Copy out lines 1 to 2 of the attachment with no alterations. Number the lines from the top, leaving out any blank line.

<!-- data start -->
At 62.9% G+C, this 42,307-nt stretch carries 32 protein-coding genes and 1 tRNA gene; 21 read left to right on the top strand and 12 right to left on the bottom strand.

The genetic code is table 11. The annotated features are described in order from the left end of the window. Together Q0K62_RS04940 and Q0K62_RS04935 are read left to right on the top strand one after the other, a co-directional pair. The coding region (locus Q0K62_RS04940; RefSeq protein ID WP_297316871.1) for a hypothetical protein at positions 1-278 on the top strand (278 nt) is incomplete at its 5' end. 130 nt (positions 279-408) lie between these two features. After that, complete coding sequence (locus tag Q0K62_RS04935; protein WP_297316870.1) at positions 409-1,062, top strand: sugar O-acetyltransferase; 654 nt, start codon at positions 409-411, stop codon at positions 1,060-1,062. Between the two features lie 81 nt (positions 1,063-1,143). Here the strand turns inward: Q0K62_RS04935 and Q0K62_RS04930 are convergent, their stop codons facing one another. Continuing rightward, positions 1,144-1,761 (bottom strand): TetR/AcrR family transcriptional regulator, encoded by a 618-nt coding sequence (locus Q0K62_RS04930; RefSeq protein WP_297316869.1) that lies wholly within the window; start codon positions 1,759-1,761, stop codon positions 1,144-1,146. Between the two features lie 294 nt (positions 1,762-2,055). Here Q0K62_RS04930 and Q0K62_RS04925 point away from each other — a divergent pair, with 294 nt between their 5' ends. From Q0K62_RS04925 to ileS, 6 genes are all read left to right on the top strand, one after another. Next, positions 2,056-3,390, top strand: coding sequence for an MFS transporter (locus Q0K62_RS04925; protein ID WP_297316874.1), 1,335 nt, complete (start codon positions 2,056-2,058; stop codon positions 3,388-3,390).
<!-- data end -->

At 62.9% G+C, this 42,307-nt stretch carries 32 protein-coding genes and 1 tRNA gene; 21 read left to right on the top strand and 12 right to left on the bottom strand.

The genetic code is table 11. The annotated features are described in order from the left end of the window. Together Q0K62_RS04940 and Q0K62_RS04935 are read left to right on the top strand one after the other, a co-directional pair. The coding region (locus Q0K62_RS04940; RefSeq protein ID WP_297316871.1) for a hypothetical protein at positions 1-278 on the top strand (278 nt) is incomplete at its 5' end. 130 nt (positions 279-408) lie between these two features. After that, complete coding sequence (locus tag Q0K62_RS04935; protein WP_297316870.1) at positions 409-1,062, top strand: sugar O-acetyltransferase; 654 nt, start codon at positions 409-411, stop codon at positions 1,060-1,062. Between the two features lie 81 nt (positions 1,063-1,143). Here the strand turns inward: Q0K62_RS04935 and Q0K62_RS04930 are convergent, their stop codons facing one another. Continuing rightward, positions 1,144-1,761 (bottom strand): TetR/AcrR family transcriptional regulator, encoded by a 618-nt coding sequence (locus Q0K62_RS04930; RefSeq protein WP_297316869.1) that lies wholly within the window; start codon positions 1,759-1,761, stop codon positions 1,144-1,146. Between the two features lie 294 nt (positions 1,762-2,055). Here Q0K62_RS04930 and Q0K62_RS04925 point away from each other — a divergent pair, with 294 nt between their 5' ends. From Q0K62_RS04925 to ileS, 6 genes are all read left to right on the top strand, one after another. Next, positions 2,056-3,390, top strand: coding sequence for an MFS transporter (locus Q0K62_RS04925; protein ID WP_297316874.1), 1,335 nt, complete (start codon positions 2,056-2,058; stop codon positions 3,388-3,390).